Taste: The horseís sense of taste is fairly acute because in the wild they had to pick out poison plants from edible grasses. This same ability allows them to pick around the bute tablets in their feed. It sends them out of the stall when the paste wormer comes in. And while the horse may simply dislike the taste of medicine, it is his innate fear of poisioning that teaches him to avoid it.

Smell: Horses often smell things before they clearly see them. Their sense of smell is better than ours. Many horses dislike the smell of fire, of dead things, of pesticides like fly spray. Sometimes itís the sense of smell that causes them to spook at apparently nothing.

Hearing: the horse can turn his ears in every direction. Horses often fear loud, sharp noises and can become excessively afraid of the sound of the whip popping if they have ever been abused by one. Strange sounds in familiar places, such as hay bales being moved in a loft above, can also cause fear. Usually once the horse can put sound and sight together, the fear abates. For instance, he may hear the sudden flapping of a tarp and shy, but once he sees it, he is calm.

Sight: the horseís eyes are on both sides of his head. When they focus forward, the two images come together, sometimes with a jump. That visual illusion will cause some horses to start. If a horse seems abnormally afraid of visual objects, light colored things, dark things, lines, holes or shadows on the ground or movement such as another horse coming toward him, his eyesight should be checked.

Fear of failure:

Horses have an innate understanding of reward and punishment. They are fair, and they understand fairness in a handler. In addition, they understand success which they associate with reward and failure which they associate with punishment. Once in a lifetime you may be so lucky as to ride a horse with so much grit and such a big heart that he will run himself into the ground for you. He tries too hard. This horse will offer more than he is asked for, and when he is confused about what the rider wants, he becomes fearful. He may stand in the cross ties and paw, or grind his teeth in anticipation. If this type of horse thinks the rider is being unfair, he may uncharacteristically explode. A horse who tries so hard that he fears failure is usually best as a one person horse. His loyalty is strong and he learns to trust that his rider wonít let him fail. He is the horse who stands in the crossties and watches every move "his" person makes, while excluding all else.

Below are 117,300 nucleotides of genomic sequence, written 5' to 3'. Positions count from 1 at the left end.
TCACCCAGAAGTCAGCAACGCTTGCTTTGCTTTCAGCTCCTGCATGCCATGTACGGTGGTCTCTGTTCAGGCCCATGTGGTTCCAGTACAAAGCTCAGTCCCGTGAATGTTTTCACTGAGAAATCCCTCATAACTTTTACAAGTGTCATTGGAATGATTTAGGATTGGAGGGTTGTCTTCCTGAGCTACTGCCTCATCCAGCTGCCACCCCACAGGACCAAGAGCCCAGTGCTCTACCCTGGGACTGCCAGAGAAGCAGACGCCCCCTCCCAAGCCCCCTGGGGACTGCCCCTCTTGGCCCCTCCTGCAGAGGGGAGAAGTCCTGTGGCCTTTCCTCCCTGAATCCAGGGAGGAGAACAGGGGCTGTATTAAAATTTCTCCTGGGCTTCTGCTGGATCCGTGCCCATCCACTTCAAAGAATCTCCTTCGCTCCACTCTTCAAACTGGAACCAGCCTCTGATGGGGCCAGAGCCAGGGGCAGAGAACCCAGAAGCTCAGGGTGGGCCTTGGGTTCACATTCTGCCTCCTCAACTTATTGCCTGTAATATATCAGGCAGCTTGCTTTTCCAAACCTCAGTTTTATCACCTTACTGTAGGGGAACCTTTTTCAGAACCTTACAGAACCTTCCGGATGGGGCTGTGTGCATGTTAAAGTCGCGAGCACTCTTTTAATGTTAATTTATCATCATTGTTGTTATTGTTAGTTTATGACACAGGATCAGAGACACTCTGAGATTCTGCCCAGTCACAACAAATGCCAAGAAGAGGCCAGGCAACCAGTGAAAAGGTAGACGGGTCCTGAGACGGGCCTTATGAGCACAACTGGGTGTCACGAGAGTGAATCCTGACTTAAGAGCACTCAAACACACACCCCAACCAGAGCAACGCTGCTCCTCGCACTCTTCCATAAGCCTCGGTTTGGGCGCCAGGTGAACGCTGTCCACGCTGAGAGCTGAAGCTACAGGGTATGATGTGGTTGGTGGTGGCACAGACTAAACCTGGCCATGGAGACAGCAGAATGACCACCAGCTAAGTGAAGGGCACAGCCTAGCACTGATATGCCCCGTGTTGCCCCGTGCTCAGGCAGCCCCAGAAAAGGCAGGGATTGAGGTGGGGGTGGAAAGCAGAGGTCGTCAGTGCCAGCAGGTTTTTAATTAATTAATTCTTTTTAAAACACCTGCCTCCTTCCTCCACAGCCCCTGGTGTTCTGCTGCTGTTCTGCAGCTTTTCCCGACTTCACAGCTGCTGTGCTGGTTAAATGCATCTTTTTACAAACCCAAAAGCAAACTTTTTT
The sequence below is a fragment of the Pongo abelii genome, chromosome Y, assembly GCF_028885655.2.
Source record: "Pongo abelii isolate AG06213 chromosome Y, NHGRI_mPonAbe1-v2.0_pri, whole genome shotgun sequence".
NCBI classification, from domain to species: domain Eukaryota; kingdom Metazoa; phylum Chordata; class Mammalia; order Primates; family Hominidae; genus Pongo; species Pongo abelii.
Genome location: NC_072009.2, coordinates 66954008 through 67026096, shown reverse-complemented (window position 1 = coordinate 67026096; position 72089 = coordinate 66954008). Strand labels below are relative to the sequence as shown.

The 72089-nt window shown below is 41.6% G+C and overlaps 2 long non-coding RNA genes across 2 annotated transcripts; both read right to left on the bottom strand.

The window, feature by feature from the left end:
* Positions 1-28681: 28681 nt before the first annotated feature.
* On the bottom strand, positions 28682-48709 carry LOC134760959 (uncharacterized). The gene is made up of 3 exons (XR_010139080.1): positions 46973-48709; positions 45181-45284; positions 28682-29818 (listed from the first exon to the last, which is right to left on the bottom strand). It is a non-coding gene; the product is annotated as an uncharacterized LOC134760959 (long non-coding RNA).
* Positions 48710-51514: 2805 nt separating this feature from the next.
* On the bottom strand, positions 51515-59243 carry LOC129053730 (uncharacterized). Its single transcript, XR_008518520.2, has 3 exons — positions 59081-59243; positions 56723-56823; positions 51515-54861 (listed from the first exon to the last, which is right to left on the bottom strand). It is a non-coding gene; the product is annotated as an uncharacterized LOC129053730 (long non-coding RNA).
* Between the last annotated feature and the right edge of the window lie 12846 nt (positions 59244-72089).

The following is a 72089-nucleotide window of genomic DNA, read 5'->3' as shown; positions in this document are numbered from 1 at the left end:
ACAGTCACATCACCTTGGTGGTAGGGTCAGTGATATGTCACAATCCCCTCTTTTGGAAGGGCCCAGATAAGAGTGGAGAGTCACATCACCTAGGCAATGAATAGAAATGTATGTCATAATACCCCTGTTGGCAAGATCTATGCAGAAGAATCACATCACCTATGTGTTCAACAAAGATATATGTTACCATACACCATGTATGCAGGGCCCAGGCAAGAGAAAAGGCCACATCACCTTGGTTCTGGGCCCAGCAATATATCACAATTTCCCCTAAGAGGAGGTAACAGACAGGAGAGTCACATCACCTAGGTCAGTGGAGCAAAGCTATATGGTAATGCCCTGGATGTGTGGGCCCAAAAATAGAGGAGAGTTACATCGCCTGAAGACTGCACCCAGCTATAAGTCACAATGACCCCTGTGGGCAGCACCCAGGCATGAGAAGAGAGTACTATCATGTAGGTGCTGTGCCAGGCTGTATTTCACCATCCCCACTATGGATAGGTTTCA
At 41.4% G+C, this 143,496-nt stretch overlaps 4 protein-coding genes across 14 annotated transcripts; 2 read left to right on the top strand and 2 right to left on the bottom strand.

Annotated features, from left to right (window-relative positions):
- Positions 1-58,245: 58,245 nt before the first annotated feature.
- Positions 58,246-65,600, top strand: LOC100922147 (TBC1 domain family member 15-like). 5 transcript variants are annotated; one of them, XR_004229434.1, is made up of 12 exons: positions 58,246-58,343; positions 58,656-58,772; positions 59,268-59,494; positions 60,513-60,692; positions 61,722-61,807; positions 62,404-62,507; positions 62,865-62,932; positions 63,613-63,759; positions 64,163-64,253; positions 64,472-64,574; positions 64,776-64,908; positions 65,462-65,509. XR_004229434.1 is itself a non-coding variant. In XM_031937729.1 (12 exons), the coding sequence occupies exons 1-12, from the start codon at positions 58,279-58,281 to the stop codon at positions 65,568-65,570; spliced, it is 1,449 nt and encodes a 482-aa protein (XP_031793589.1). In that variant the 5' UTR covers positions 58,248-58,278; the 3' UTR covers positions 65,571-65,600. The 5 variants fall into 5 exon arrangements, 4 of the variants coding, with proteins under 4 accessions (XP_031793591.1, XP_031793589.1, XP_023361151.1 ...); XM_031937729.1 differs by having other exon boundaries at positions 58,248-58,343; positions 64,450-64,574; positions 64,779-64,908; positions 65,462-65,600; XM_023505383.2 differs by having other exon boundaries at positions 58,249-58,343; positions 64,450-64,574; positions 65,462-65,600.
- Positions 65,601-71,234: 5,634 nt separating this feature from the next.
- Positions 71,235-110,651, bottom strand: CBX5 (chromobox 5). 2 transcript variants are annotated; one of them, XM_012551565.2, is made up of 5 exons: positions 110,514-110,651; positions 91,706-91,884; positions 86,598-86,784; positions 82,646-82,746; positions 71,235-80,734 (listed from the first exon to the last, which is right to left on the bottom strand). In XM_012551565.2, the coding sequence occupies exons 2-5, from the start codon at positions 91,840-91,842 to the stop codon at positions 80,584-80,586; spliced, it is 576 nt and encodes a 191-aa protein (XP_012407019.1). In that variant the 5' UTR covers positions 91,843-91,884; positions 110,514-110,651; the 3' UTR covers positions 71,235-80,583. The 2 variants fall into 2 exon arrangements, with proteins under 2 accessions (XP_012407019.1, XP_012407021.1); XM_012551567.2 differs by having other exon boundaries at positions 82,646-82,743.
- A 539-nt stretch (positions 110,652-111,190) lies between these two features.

A failure: Moby

Moby came to our barn to be tried as a lesson horse. She was a lovely white thoroughbred mare. I should have known something was off when she was ridden 20 miles to the stable instead of trailered in. She was a little freaky, would raise her head snort and blow, but thatís not unusual for a horse in a new place. She lunged well, and went fine walk and trot in the arena. Leading her back to her stall, I thought she might be fine as a lesson horse UNTILÖ

she saw the hot walker. There were no horses on it, but she acted like sheíd seen the end of the world.